Target: Bank of America
Price: $4 billion
Sponsor: Berkshire Hathaway
Target: Amalgamated Bank
Price: $100 million
Sponsors: The Yucaipa Companies LLC, WL Ross & Co. LLC
Don’t expect a couple of recent big investments of private money into the banking industry to signal a resurgence of dealmaking in the sector, market watchers say.
A pair of buyout funds,
Together with Warren Buffett’s recent $4 billion investment in Bank of America, the moves could be seen as a renewal of a binge of deals that occurred in 2010 when a series of buyout firms took stakes in commercial banks as the financial crisis eased. Not too likely, according to a pair of sources.
For one thing, many of the banks that needed to raise capital have already done so, said Ralph F. “Chip” MacDonald III, a partner in the financial services practice of law firm Jones Day in Atlanta, an attorney who follows the financial industry. “People are digesting what they bought last year,” he said.
In addition, bank regulators continue to view buyout firms warily, limiting them to holdings of less than 25 percent. Regulators likewise are keeping a lid on M&A, which prevents the banks from growing through acquisition. And the Dodd-Frank financial reform law, with its “living will” provision, could increase the likelihood that a troubled institution would be shut down, wiping out investors’ stakes.
Finally, record low interest rates are crushing banks’ interest margins, making the industry overall less profitable than others might be.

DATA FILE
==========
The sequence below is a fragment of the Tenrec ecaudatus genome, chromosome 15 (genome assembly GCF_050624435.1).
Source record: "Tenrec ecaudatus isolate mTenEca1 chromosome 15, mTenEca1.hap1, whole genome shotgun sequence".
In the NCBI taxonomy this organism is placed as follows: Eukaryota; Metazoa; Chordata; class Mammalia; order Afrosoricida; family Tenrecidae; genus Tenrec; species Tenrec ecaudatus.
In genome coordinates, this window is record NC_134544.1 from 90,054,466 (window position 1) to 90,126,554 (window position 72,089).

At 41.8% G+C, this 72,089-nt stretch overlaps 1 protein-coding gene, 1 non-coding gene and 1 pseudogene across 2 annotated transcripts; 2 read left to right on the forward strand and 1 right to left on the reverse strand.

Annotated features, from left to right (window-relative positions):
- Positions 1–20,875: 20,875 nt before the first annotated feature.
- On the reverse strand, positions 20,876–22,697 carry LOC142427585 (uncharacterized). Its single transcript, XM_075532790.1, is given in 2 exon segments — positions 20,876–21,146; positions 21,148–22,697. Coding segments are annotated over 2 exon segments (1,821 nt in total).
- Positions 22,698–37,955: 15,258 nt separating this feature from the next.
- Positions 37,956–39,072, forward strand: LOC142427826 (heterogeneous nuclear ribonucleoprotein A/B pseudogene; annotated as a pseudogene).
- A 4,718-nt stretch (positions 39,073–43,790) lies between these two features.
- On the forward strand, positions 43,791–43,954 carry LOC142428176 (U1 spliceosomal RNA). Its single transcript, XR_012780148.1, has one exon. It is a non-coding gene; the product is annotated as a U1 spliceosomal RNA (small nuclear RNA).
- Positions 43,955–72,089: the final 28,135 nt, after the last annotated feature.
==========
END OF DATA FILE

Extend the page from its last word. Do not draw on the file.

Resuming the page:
The recent examples had unique characteristics that make them unrepresentative of the broader banking market. Buffett rather famously dreamed up the B of A investment in the bathtub, then called CEO Brian Moynahan to inform him of his decision.
That was simply a case of the stock being too cheap to pass up, noted Lee Kimmell, a managing director in the financial institutions group of the investment bank Houlihan Lokey. “It’s the best franchise in America,” with an extensive network of branches and Merrill Lynch storefronts. The stock has been trading recently around $6, compared to $50-plus in October 2007.
Amalgamated Bank was somewhat closer to the profile of a troubled institution looking for a cash infusion. The bank, with a debt-to-equity ratio of 6.21 percent, was ordered by the state of New York on Aug. 31 to raise that ratio to 7 percent within a year and to 8 percent in two years, according to the Associated Press.
Wilbur Ross, the head of the eponymous firm, has made a career of buying into industries that are out of favor, and he has invested in banks before. The firm, alongside The
Still, the recent deals are best viewed in isolation, rather than as part of a larger trend, Kimmell said. “Is it over? No, it’s not over, because I don’t think it ever really got started.”